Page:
Brooklyn Nets: Who can replace Spencer Dinwiddie?

Dorian Finney-Smith. (Photo by Adam Glanzman/Getty Images)
Dorian Finney-Smith. (Photo by Adam Glanzman/Getty Images) /
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Chris Boucher
Chris Boucher. (Photo by Douglas P. DeFelice/Getty Images) /

Spencer Dinwiddie has exited the building.

Dinwiddie told the Nets on Thursday that he wants to be dealt in a sign-and-trade swap (or let loose entirely) to a team near his hometown of Los Angeles, or a team with enough cap space to offer him a belt-busting contract.

According to Kristian Winfield of The New York Daily News, the combo guard wants to go home, or “wants the bag.” The source said, “Home is the preferred destination, but he wants to secure his financial future, too.”

Based on what we know so far, there’s no bad blood between Dinwiddie and the Nets. The Nets probably saw this for a long time coming, and Dinwiddie is just making his feelings known to the media at this point. Dinwiddie will get a peck on the forehead as Brooklyn bids him farewell and good luck, but the franchise needs to make sure he doesn’t leave for nothing. He’s their most valuable trade piece and as long they cooperate with him, there’s no reason this can’t be a win-win where everybody gets to go home to eat cake.

Dinwiddie’s preference for Los Angeles does put pressure on Brooklyn, though. The Nets will be looking negotiate a sign-and-trade with either the Lakers and Clippers, both of which are over the luxury tax threshold and wouldn’t be able to afford him otherwise.

Brooklyn has more options if Dinwiddie decides to chase the money, but then the trade would likely be with a team with oodles of salary cap space. Dinwiddie could reportedly command a four-year deal with an average salary of $15 to $20 million, and if he already turned down $12.3 million from Brooklyn, it’s obvious the man knows his worth.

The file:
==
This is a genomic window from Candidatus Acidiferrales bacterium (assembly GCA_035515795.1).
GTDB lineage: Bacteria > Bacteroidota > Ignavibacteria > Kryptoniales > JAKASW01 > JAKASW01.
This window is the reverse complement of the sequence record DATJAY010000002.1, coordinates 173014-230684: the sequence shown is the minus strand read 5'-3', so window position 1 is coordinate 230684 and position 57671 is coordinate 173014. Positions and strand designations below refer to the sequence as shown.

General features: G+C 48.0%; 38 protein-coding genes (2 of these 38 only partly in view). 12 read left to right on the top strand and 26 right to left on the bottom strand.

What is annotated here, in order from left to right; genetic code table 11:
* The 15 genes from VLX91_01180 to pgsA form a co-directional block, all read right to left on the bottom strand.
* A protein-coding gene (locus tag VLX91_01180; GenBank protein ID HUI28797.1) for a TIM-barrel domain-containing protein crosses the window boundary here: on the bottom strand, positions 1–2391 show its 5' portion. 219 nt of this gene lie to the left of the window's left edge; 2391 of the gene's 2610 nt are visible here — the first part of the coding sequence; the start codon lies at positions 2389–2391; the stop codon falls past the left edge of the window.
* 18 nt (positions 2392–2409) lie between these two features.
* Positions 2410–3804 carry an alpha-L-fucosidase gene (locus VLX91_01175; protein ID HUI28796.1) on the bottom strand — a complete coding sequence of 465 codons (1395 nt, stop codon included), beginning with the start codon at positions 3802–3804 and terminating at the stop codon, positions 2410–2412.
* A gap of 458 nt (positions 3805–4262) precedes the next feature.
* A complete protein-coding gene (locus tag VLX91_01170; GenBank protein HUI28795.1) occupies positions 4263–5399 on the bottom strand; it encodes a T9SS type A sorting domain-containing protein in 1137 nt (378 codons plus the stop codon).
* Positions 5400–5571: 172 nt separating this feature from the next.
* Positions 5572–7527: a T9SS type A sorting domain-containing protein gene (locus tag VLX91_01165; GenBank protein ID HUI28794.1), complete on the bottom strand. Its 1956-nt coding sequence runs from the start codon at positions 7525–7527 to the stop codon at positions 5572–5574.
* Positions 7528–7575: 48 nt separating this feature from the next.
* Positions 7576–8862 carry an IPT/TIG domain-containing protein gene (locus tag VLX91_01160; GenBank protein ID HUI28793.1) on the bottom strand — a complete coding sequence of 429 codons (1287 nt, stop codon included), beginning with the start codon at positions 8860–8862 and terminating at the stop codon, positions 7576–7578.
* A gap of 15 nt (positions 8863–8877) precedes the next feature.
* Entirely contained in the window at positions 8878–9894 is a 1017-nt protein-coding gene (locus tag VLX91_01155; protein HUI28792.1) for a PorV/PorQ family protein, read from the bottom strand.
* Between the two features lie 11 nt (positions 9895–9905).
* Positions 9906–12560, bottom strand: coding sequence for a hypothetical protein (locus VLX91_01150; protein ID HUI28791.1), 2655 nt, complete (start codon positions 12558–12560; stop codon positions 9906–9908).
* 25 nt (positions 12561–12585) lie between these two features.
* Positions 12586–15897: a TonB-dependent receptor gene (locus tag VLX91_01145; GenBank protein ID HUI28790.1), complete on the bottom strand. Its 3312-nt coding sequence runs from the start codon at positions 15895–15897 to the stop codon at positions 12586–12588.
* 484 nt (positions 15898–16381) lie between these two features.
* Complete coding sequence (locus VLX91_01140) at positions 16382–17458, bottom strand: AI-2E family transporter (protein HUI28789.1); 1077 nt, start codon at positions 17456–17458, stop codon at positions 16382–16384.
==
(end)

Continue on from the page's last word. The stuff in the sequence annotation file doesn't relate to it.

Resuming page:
With Dinwiddie just returning from an ACL injury, how many teams are willing to bet on his future health? Of those teams, which should Brooklyn target to replace their hole in the backcourt? Will this all end amicably or go up in flames?

Stay tuned for the next episode of Dinwiddie’s offseason transfer saga. In the meantime, here are three players who could be suitable replacements after taking Dinwiddie’s preferences into consideration.

 3. Chris Boucher

He won’t make nearly as many buckets as Dinwiddie, but Chris Boucher is a versatile power forward and center who would fare well in Brooklyn’s system. He’s been in many games as the saving grace for a flailing Raptors side, posting 13.6 points, 9.3 assists, and 6.7 rebounds a game. The way he plays emulates a younger, more athletic Brook Lopez, and who knows? He could grow into a bonafide center star for a Nets team that regrets their DeAndre Jordan signing every waking moment.

And even Boucher alone wouldn’t be worth it for a trade: the Raptors could also fork over Aron Baynes in return for Dinwiddie. It’s a two-for-one trade that immediately helps the Nets, as it gives them two big bodies to complement their usual small-ball formation. Add to the fact that Boucher has a surprisingly deadly three-point shooting percentage (he averaged 38.3 percent last season), and Brooklyn can cover their bases a bit more in preparation for next year’s title run.

Toronto is no Los Angeles, that’s for sure, but they also have one of the highest salary cap spaces and could more than afford Dinwiddie. If he can’t live in his hometown, he’ll at least make enough to visit as often as he likes. In Boucher and Baynes, the Nets would find adept giants who solve their center issues, and in Dinwiddie, Toronto would receive the potential heir to Kyle Lowry and a long-term fix to their own backcourt issue. Done and done.